It appears your browser may be outdated. For the best website experience, we recommend updating your browser.   learn more

No comments
The Tour Report
TOURNAMENT ARCHIVE
SHOW MORE

July 23 2013

7:43 PM

Tips from Travis: Lefty’s hot 3-wood


Phil Mickelson won The Open Championship hitting a 3-wood off the tee.

By Travis Fulton, Director of Instruction, TOUR Academies

For the second straight major championship, Phil Mickelson opted to leave his driver at home. And after his results at Merion (T2nd) and then Muirfield (1st) last week, it’s a wonder if we’ll ever see Lefty hitting driver again.

More and more players on the PGA TOUR are making the switch to a 3-wood off the tee, especially on tighter, more demanding layouts such as Muirfield and Merion, site of June’s U.S. Open Championship. Besides being more versatile and accurate than a driver, the 3-wood is also designed to accommodate a steeper angle of attack, which is the primary reason why Mickelson relies on it so heavily. He’s still able to tee the ball low and make his normal, descending swing without having to change his approach strictly for one club, which can make the transition to the rest of his clubs more difficult.

According to statistics from Trackman, the average PGA TOUR player hits slightly down on the ball about 1 degree with the driver. The TOUR average for a 3-wood is nearly 3 degrees down, which is the biggest jump between any two clubs in the bag, and is probably more in line with Mickelson’s attack angle. With his new 3-wood (bent to 12 degrees), he doesn’t have to level out his angle of approach or hit slightly up on it, which he’d have to do with the driver to maximize his distance. He can still tee the ball low, hit down on it with a forward leaning club shaft and get good distance because the design of the 3-wood is to produce a lower-spinning ball and stronger, more piercing trajectory. The ball tends to roll out a lot more, which was the perfect recipe for Muirfield’s firm, baked-out fairways.

At Muirfield, Mickelson hit 60.7 percent of his fairways (more than 4-1/2 percentage points higher than his yearly average and 2-1/2 percentage points better than the rest of the field at Muirfield) and, for the most part, kept himself out of trouble off the tee. Moreover, he hit what he described as “two of the best 3-woods” of his career on the par-5, 575-yard 17th hole on Sunday, essentially closing the deal when his second shot from the fairway ran up onto the green to within 25 feet of the hole, leaving him with an easy two-putt birdie that stretched his lead to two shots.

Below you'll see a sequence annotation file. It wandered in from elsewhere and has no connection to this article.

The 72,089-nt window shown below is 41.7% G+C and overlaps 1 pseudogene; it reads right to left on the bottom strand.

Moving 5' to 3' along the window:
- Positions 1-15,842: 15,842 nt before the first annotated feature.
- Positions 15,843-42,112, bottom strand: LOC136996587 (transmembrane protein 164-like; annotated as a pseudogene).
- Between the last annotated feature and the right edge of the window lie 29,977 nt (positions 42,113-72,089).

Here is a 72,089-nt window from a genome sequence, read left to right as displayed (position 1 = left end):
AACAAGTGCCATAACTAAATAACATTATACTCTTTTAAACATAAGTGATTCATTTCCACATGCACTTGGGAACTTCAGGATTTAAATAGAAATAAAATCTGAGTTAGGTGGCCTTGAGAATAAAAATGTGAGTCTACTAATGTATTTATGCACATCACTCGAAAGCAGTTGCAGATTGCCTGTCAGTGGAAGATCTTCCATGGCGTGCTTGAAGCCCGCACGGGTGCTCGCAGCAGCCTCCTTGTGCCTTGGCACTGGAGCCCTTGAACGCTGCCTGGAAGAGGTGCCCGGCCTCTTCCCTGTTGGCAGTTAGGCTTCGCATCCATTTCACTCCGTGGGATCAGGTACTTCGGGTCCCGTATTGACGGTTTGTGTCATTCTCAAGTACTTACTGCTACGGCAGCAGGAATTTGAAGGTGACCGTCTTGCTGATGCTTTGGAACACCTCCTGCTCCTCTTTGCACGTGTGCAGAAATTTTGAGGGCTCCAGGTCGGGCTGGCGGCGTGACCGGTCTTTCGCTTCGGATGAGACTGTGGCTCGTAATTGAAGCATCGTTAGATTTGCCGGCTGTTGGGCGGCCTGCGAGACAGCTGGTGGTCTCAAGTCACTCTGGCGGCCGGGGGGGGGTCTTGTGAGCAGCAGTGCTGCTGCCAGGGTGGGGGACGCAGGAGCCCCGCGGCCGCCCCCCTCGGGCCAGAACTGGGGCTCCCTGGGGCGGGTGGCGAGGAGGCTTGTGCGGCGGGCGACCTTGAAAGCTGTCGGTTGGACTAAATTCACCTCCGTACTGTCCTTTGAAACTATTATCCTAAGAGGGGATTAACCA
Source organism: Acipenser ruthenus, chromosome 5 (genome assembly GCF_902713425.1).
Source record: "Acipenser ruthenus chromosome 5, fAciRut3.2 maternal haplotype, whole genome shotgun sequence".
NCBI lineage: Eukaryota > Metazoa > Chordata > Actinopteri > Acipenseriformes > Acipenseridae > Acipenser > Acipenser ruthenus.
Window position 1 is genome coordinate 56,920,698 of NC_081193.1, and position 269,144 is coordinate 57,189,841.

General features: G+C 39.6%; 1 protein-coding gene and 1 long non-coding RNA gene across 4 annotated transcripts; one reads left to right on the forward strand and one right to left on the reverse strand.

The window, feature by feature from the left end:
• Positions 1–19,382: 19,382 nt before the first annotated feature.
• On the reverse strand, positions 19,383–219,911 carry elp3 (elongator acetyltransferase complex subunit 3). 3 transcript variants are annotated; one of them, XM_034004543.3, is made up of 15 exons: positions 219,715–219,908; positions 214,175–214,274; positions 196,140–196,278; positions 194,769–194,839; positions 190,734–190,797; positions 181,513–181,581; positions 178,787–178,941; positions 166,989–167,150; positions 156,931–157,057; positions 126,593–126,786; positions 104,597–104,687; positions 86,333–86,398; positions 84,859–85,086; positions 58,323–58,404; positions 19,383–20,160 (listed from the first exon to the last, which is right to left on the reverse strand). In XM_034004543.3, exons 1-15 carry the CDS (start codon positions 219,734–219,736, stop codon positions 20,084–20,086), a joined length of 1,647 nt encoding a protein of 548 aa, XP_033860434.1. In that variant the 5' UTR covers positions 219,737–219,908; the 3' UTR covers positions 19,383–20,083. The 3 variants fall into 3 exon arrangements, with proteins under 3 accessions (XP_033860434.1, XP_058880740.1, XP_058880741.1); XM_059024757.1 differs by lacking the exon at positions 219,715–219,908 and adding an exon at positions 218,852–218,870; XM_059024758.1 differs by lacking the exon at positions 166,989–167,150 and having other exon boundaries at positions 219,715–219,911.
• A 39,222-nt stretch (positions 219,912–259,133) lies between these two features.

3-Wood or Driver?

Do you know your attack angle? If you don’t, I’d recommend getting on a launch monitor like Trackman the next time you’re in the market for a new driving club. Or you could check the depth of your divots. If you’re someone who takes deep, pork chop-sized divots with your mid-irons, then you probably have a steep angle of attack. If you’re a course superintendent’s dream and you barely disturb the grass on your iron shots, or you tend to hit a lot of thin irons, then you’re attack angle is likely very shallow. In the latter instance, you can continue to tee the ball up high and hit driver, but if you’re too steep, you have two options: Either you can try to shallow out your angle of attack with your driver, which requires flattening out your swing; or you can continue to tee the ball low and hit your 3-wood, just bumping the turf underneath the ball. If you really want to sting it like Mickelson, then lean the shaft forward, which will create a lower, more penetrating ball flight.

Travis Fulton is the Director of Instruction for the TOUR Academies at TPC Sawgrass and the World Golf Village. For more information on the TOUR Academy, go to www.touracademy.com. For more game-improvement tips from the TOURAcademy instructors, download the new free TOURCaddie App for iPhone and iPad users at the App Store or www.AppStore.com/PGATOURCaddie. As an in-app upgrade for $9.99, you gain immediate access to more than 175 on-course tips.

comments powered by Disqus